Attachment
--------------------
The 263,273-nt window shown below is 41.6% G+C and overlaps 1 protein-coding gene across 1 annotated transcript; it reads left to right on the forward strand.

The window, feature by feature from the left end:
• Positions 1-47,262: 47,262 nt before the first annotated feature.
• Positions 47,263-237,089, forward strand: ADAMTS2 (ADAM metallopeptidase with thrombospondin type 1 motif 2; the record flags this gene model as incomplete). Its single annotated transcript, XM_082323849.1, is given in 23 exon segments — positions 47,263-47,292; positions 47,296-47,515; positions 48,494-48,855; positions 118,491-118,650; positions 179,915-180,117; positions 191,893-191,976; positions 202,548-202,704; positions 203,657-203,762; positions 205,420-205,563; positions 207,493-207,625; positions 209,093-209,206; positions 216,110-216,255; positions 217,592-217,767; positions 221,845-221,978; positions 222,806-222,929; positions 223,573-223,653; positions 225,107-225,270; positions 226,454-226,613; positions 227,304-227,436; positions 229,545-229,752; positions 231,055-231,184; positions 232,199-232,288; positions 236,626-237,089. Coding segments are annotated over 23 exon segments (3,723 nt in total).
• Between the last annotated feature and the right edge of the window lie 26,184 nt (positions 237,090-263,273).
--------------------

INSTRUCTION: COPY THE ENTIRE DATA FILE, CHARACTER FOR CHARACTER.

The 263,273-nt window shown below is 41.6% G+C and overlaps 1 protein-coding gene across 1 annotated transcript; it reads left to right on the forward strand.

The window, feature by feature from the left end:
• Positions 1-47,262: 47,262 nt before the first annotated feature.
• Positions 47,263-237,089, forward strand: ADAMTS2 (ADAM metallopeptidase with thrombospondin type 1 motif 2; the record flags this gene model as incomplete). Its single annotated transcript, XM_082323849.1, is given in 23 exon segments — positions 47,263-47,292; positions 47,296-47,515; positions 48,494-48,855; positions 118,491-118,650; positions 179,915-180,117; positions 191,893-191,976; positions 202,548-202,704; positions 203,657-203,762; positions 205,420-205,563; positions 207,493-207,625; positions 209,093-209,206; positions 216,110-216,255; positions 217,592-217,767; positions 221,845-221,978; positions 222,806-222,929; positions 223,573-223,653; positions 225,107-225,270; positions 226,454-226,613; positions 227,304-227,436; positions 229,545-229,752; positions 231,055-231,184; positions 232,199-232,288; positions 236,626-237,089. Coding segments are annotated over 23 exon segments (3,723 nt in total).
• Between the last annotated feature and the right edge of the window lie 26,184 nt (positions 237,090-263,273).